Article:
For the Gonzaga women this season, it really was about the journey.
It began and ended in paradise – in November in the Bahamas, and last week with the exhilaration of winning another West Coast Conference title.
The journey isn’t over. Next week the Zags are off to Las Vegas for the WCC Tournament, and after that, the NCAAs.
“And hopefully for a deep run,” GU head coach Lisa Fortier said Wednesday before a practice that doubled as a celebration – of Gonzaga’s 27-3 record, the WCC title, coach of the year honors for Fortier and player of the year for point guard Kaylynne Truong.
As bright as the moment was, no one could forget the tunnel from which they’d just emerged. For almost three months, it was darkened by uncertainty and margins of error that shrank with every injury.
But as assistant coach Jordan Green said last week, the players “never let any of that stuff get them down, that the team on the floor was going to give everything they had.”
Highs and lows
As their plane departed the Bahamas on Nov. 22, the Zags celebrated one of the biggest weekends in program history.
Competing in the elite Battle 4 Atlantis, they’d knocked off national powers Louisville and Tennessee. But they’d lost something bigger: starting point guard Kayleigh Truong to a foot injury and Maud Huijbens to a concussion.
“It was the highest of highs and the lowest of lows,” assistant coach Stacy Clinesmith said.
As coaches and teammates speculated at the severity of Truong’s injury, her twin sister Kaylynne was in denial about her sister’s condition.
“When I got the news, it was upsetting,” she said. “I had waited four years to finally get to start and play with ‘Leigh,’ and for that to be taken away, it was tough.”
Things got tougher, and quickly. Injuries and illness forced cancellation of a Nov. 26 game against Eastern Washington.
On Dec. 1, they passed a major challenge by winning at midmajor power Stephen F. Austin despite the loss of another player, Eliza Hollingsworth, to illness.
Looking back, Fortier saw that game as a major test passed.
“That was a turning point in their belief,” Fortier said. “I think that before that, there was a little bit of ‘sorry for ourselves, woe is us.’
“It became, ‘How are we going to do this?’ ”
The Stephen F. Austin game was bittersweet. Intended as a homecoming of sorts for the Truongs, their family and friends would see only Kaylynne take the court.
“It was a great game, great energy,” assistant coach Craig Fortier said. “We really pulled it together, but I was thinking about what happens next.”
Two days later, Stokes joined Hollingsworth in sick bay, forcing the Zags to face second-ranked Stanford with seven players. Improbably, they hung with the Cardinal for almost three quarters.
All hands on deck
The tunnel was darkest in the second week of December. Conference play was about to begin – against rival BYU, no less – and the Zags were down to eight healthy players.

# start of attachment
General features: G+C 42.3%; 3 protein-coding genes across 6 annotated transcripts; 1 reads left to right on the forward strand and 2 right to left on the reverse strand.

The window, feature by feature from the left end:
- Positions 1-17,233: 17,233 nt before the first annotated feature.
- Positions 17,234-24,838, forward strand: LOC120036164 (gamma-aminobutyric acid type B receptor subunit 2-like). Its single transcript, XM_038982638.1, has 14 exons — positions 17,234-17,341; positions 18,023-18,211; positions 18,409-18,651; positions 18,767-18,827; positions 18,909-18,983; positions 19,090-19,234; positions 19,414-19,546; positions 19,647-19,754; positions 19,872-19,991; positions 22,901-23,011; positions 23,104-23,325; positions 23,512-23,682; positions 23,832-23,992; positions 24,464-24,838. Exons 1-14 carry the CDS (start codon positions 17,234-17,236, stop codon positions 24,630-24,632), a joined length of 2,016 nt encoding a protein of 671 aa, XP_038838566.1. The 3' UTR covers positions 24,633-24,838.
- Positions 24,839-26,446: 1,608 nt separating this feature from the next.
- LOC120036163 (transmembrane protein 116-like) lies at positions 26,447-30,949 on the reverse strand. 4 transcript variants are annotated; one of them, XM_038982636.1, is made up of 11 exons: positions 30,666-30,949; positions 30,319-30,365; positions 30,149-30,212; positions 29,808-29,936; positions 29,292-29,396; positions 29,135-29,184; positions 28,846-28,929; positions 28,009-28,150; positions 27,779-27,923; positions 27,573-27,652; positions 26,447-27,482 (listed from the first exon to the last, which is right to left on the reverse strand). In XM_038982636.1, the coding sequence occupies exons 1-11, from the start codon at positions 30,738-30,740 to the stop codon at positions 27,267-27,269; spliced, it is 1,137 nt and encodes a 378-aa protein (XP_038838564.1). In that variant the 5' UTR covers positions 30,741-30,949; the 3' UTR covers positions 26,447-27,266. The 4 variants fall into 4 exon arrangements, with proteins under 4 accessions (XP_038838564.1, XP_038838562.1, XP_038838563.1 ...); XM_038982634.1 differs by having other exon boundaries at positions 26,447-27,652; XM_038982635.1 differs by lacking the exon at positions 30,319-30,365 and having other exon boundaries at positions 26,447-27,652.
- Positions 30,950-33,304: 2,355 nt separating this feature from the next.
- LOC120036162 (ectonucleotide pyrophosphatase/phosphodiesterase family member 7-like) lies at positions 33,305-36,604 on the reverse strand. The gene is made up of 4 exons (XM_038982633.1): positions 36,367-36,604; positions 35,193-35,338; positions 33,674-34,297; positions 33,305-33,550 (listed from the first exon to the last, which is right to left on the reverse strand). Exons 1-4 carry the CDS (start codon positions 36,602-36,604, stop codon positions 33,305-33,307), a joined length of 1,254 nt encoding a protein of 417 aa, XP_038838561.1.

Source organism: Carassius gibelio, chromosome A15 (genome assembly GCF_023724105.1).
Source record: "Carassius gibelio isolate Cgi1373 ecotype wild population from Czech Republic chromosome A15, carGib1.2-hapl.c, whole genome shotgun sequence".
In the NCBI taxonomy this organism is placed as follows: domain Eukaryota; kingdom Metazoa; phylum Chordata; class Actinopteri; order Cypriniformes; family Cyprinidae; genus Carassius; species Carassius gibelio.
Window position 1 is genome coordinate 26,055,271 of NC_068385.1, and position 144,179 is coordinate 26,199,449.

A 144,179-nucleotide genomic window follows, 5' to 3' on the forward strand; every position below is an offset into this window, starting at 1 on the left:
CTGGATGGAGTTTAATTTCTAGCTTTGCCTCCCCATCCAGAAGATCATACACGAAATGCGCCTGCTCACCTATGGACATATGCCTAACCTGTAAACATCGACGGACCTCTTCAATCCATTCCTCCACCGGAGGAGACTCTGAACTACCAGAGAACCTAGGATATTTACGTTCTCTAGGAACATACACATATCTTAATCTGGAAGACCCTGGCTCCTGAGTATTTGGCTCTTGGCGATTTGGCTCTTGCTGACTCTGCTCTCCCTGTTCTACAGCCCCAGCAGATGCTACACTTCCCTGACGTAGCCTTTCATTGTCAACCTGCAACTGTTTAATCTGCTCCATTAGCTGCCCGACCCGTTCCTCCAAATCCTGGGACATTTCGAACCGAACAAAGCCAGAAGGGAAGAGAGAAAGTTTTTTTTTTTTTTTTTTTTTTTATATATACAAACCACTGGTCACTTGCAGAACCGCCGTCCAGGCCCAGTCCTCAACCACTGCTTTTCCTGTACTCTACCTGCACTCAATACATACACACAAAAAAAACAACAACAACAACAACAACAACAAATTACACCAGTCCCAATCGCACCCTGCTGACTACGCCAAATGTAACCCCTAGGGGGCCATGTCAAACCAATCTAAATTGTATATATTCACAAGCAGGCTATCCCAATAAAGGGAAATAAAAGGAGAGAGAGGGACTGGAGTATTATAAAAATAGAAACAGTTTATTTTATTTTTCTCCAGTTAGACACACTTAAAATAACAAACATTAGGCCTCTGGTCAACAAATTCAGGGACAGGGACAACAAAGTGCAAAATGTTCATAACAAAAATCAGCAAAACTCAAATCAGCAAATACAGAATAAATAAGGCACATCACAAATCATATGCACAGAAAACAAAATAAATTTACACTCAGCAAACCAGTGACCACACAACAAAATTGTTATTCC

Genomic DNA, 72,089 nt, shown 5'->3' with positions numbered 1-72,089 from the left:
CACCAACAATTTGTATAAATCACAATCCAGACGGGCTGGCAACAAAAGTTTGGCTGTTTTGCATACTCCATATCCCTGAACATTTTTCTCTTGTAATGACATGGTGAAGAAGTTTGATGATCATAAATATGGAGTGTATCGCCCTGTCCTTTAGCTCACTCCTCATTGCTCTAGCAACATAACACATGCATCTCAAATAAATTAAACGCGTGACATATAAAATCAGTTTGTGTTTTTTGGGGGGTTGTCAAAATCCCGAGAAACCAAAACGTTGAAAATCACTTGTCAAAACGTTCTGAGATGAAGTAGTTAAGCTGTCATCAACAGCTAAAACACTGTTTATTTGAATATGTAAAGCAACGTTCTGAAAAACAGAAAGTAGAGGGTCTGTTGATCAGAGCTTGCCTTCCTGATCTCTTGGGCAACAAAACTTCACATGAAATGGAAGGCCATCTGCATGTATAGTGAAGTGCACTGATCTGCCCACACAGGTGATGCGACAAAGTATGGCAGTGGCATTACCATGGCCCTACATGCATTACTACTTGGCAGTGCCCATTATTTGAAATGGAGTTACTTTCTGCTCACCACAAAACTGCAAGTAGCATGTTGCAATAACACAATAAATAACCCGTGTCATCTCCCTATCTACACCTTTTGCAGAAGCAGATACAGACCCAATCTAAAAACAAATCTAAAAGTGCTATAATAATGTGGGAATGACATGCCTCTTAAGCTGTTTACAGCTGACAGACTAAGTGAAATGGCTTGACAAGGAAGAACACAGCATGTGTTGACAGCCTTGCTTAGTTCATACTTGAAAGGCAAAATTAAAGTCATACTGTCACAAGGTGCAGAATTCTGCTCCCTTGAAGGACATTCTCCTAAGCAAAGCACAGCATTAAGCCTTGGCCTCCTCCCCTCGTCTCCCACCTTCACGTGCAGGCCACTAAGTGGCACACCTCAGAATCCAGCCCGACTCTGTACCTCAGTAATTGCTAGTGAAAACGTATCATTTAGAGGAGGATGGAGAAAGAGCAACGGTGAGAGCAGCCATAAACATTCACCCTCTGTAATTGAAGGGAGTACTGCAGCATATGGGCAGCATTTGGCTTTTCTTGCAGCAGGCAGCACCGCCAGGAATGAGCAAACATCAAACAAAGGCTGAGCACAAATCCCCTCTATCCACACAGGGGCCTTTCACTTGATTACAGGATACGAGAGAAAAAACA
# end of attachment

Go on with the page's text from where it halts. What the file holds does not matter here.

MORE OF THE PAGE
Finals were over, and the “practice guys,” – GU men with enough game to test the women – had gone home for the holidays.
Pressed into service, the assistant coaches took the floor, sans whistles.
“That wasn’t a problem for Stacy (a former WNBA player), and Jordan was a pretty crafty college player,” Craig Fortier said. “But I wound up in the trainer’s room.”
Game days were like nothing the coaches could remember.
Gone was Lisa Fortier’s choreographed rotation, where elite players like Jill Barta, Jill Townsend and the Wirth sisters averaged well below 30 minutes on the court.
Suddenly, 30-plus minutes were the norm for starters Truong, Yvonne Ejim, McKayla Williams, Brynna Maxwell and Hollingsworth. The margin for error grew even smaller when Ejim got into foul trouble, which seemed to happen every other game.
“And every day the pieces were changing,” Green said.
In January, the Zags added soccer player Giana Riley to the squad, but were still without Kayleigh Truong and Huijbens.
Truong’s right foot was healing, albeit slowly, while Huijbens suffered several setbacks and remained in concussion protocol far longer than expected.
Despite everything, the Zags kept winning – 14 in a row at one point.
“We have a lot of weapons,” Lisa Fortier said after one game.
The Zags were a tough out for anyone. Ejim is a premier forward with one of the best high post moves in the country. Maxwell is the top 3-point shooter in the land. Williams has spent the season locking down some of the best players in the WCC, all the while improving her offense. Hollingsworth complemented her outside shooting with better defense and work on the boards.
But Kaylynne Truong was the glue that held it together. Averaging 33 minutes a game, she became the most versatile guard in the conference, and ultimately, the WCC Player of the Year.
“I don’t think any of us were shocked at what she’s done and how she handled the situation,” Clinesmith said. “And I don’t think we would have the same type of season without Kaylynne Truong.”
Another blow fell on Jan. 26. Winners of 12 straight, the Zags were at home against last-place Loyola Marymount. Five minutes into the game, Hollingsworth crashed headfirst onto the Kennel floor.
Hobbling off the court with trainers on each arm, she didn’t return.
The Zags were also staggered. They barely got through that game and the next one, against lowly Pepperdine.
Five days later they lost at Santa Clara, dropping them into a first-place tie with Portland.
The Zags rose to the occasion. Truong had 20 points and five assists, and three other Zags were in double figures in a 63-53 win.
Two weeks later, with the title still in doubt, Huijbens and Hollingsworth rejoined the team for the final two home games.
This wasn’t a character-building exercise; the players already had plenty.
“The thing about this team,” Green said, “is that they never got too down but just rolled with the punches.
“They all just said, ‘I’m going to do what’s best for the team and we’ll just see how we do.’ ”